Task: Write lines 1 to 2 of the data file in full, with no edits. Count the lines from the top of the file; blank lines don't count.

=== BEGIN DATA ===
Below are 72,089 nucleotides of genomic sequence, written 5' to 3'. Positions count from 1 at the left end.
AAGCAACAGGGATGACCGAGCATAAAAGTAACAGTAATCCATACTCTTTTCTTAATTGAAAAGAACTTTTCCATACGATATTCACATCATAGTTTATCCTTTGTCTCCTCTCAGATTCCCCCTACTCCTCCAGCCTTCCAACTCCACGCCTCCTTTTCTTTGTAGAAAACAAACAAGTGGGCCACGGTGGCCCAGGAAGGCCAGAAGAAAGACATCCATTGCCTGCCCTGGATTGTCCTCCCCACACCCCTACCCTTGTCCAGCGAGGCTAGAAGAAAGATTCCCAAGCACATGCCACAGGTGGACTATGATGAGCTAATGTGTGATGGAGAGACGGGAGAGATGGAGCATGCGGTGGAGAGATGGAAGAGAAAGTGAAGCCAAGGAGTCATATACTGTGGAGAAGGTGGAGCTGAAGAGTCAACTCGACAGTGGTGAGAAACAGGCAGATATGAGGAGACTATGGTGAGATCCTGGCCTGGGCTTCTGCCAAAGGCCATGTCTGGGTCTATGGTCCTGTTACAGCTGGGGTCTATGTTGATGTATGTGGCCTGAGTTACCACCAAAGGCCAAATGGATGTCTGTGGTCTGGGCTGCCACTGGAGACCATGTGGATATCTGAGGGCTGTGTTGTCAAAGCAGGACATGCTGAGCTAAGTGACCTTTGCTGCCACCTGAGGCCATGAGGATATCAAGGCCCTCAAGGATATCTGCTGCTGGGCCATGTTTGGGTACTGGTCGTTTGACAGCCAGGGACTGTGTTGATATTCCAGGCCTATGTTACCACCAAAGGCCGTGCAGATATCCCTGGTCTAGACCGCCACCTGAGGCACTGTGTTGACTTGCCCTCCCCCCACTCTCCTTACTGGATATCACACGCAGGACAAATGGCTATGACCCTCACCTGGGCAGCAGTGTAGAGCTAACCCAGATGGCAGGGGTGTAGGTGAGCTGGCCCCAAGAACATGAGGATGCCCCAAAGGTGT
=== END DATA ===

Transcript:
Below are 72,089 nucleotides of genomic sequence, written 5' to 3'. Positions count from 1 at the left end.
AAGCAACAGGGATGACCGAGCATAAAAGTAACAGTAATCCATACTCTTTTCTTAATTGAAAAGAACTTTTCCATACGATATTCACATCATAGTTTATCCTTTGTCTCCTCTCAGATTCCCCCTACTCCTCCAGCCTTCCAACTCCACGCCTCCTTTTCTTTGTAGAAAACAAACAAGTGGGCCACGGTGGCCCAGGAAGGCCAGAAGAAAGACATCCATTGCCTGCCCTGGATTGTCCTCCCCACACCCCTACCCTTGTCCAGCGAGGCTAGAAGAAAGATTCCCAAGCACATGCCACAGGTGGACTATGATGAGCTAATGTGTGATGGAGAGACGGGAGAGATGGAGCATGCGGTGGAGAGATGGAAGAGAAAGTGAAGCCAAGGAGTCATATACTGTGGAGAAGGTGGAGCTGAAGAGTCAACTCGACAGTGGTGAGAAACAGGCAGATATGAGGAGACTATGGTGAGATCCTGGCCTGGGCTTCTGCCAAAGGCCATGTCTGGGTCTATGGTCCTGTTACAGCTGGGGTCTATGTTGATGTATGTGGCCTGAGTTACCACCAAAGGCCAAATGGATGTCTGTGGTCTGGGCTGCCACTGGAGACCATGTGGATATCTGAGGGCTGTGTTGTCAAAGCAGGACATGCTGAGCTAAGTGACCTTTGCTGCCACCTGAGGCCATGAGGATATCAAGGCCCTCAAGGATATCTGCTGCTGGGCCATGTTTGGGTACTGGTCGTTTGACAGCCAGGGACTGTGTTGATATTCCAGGCCTATGTTACCACCAAAGGCCGTGCAGATATCCCTGGTCTAGACCGCCACCTGAGGCACTGTGTTGACTTGCCCTCCCCCCACTCTCCTTACTGGATATCACACGCAGGACAAATGGCTATGACCCTCACCTGGGCAGCAGTGTAGAGCTAACCCAGATGGCAGGGGTGTAGGTGAGCTGGCCCCAAGAACATGAGGATGCCCCAAAGGTGT